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Mindful meditation, yoga, and 23 other ways to relieve stress

  • Religion and spirituality

    While slightly less tangible than other strategies on this list, the Mayo Clinic reports that religion and spirituality may help people relieve stress by offering a sense of purpose and a community for support. Religion and spirituality can also allow people to accept the lack of control they have in some aspects of their lives.

  • Cooking and baking

    Cooking when you must isn’t always fun; however, if you have some time to spare and find cooking or baking to be a therapeutic activity, it could be just what you need to reduce stress. Cooking and baking, which can be categorized as creative activities, may be able to increase feelings of relaxation and happiness, according to a 2016 study published in the Journal of Positive Psychology.

  • Healthy eating

    The COVID-19 crisis has tossed many schedules right out the window and that lack of structure may be preventing you from eating nutritious meals. Nutrition doesn’t just affect your weight and your immune system: A healthy diet can help the body deal with physiological changes brought on by stress. Foods that may be able to decrease stress and anxiety include fatty fish, eggs, yogurt, turmeric, pumpkin seeds, Brazil nuts, and dark chocolate, according to a medically reviewed article published by Medical News Today.

  • Exercise

    Exercise can reduce stress and increase relaxation, according to an article by Harvard Medical School’s Harvard Health Publishing. Clinical trials have shown aerobic activity such as walking, running, swimming, or cycling is capable of treating clinical depression and anxiety disorders because it decreases adrenaline and cortisol, while also stimulating endorphin production.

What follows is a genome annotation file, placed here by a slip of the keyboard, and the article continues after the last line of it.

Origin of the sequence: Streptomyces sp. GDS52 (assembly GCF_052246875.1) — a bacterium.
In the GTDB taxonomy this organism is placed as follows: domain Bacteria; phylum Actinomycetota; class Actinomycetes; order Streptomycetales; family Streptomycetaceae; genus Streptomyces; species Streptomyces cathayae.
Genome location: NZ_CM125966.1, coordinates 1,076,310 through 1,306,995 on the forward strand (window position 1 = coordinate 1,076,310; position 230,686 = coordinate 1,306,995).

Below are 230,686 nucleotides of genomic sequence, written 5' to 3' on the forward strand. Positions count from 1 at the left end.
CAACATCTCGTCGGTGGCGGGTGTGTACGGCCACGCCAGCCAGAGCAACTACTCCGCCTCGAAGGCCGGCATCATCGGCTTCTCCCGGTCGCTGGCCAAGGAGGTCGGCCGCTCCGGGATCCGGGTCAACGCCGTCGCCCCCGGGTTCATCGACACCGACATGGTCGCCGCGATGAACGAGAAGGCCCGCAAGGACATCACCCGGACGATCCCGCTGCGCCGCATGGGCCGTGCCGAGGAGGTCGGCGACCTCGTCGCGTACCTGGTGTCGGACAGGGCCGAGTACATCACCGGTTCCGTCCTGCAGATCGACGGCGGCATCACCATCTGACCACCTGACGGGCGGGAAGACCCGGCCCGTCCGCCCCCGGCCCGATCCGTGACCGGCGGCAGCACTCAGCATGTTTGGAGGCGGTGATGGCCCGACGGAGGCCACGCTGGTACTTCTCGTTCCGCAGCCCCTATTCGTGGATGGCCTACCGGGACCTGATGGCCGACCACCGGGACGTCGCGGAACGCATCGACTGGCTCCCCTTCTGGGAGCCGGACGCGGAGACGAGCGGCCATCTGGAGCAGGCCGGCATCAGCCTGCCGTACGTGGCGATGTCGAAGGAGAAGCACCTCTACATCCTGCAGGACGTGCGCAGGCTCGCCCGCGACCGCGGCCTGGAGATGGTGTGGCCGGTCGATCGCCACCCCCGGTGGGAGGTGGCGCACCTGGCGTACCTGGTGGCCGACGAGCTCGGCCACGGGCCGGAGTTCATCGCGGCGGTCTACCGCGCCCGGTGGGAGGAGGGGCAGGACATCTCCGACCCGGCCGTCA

• Yoga

    Researchers at the University of Utah reported that “the holistic science of yoga is the best method for prevention as well as management of stress and stress-induced disorders,” in a 2012 article published in the International Journal of Preventive Medicine. There are countless free and paid-for online yoga classes for every age and ability, including the popular YouTube channel Yoga With Adriene and Glo, which allows for personalized practice.

  • Massage

    Research suggests the benefits of massage are more than simply physical, with the Mayo Clinic noting that anxiety and insomnia related to stress are two conditions massage may improve. Though in most parts of the world, making an appointment at a spa is not an option right now, if you live with a partner, learn some massage techniques online and treat each other to an at-home session. There are also products available to improve self-massage, such as balls and rollers.

  • Mindful meditation

    Mindfulness may come off as a buzzword, but in practice, it means to be present, aware, and to avoid becoming overwhelmed. It is a practice inspired by the Mindfulness-Based Stress Reduction (MBSR) program created by Jon Kabat-Zinn in 1979 at the University of Massachusetts Medical School. Over the course of decades, the program’s research showed how this practice could be used to reduce pain from chronic disease and can lessen the occurrence of stress-related illness. And clearly it works: Institutions from Harvard to the U.S. Army have adopted mindfulness programs to help people cope with stress. Typing “mindful meditation” into a search engine will offer endless guides and resources to getting started.

  • Guided imagery

    Guided imagery is a learning process in which you engage your senses to take part in imagination. It may seem a bit abstract at first, but according to the Mayo Clinic via ScienceDaily, guided imagery has been shown to help people manage stress, sending “a message to the emotional control center of the brain.” Meditation app Headspace offers guided imagery, or there are countless free resources online that can help you get started.

  • Aromatherapy

    Aromatherapy can be an effective tool to manage stress, according to the Cleveland Clinic, as well as many other scientific studies. Psychology Today recommends lavender, lemon, bergamot, ylang ylang, clary sage, and jasmine essential oils to alleviate stress. Use a carrier oil like olive, jojoba, or avocado oil to topically apply essential oils to your skin (some may be too strong to be directly applied), or add drops of your favorite scents into a diffuser.

  • Hypnosis

    Hypnosis is a widely misunderstood tool in the mental health field, and while it won’t work for everyone, this technique can help with stress reduction. A hypnotist, or a recording of one, will guide you into a focused, but deeply relaxed state, which will help you to subconsciously accept something (i.e. to be happy or to not be afraid). Healthline provides a brief guide to self-hypnosis to achieve calmness.

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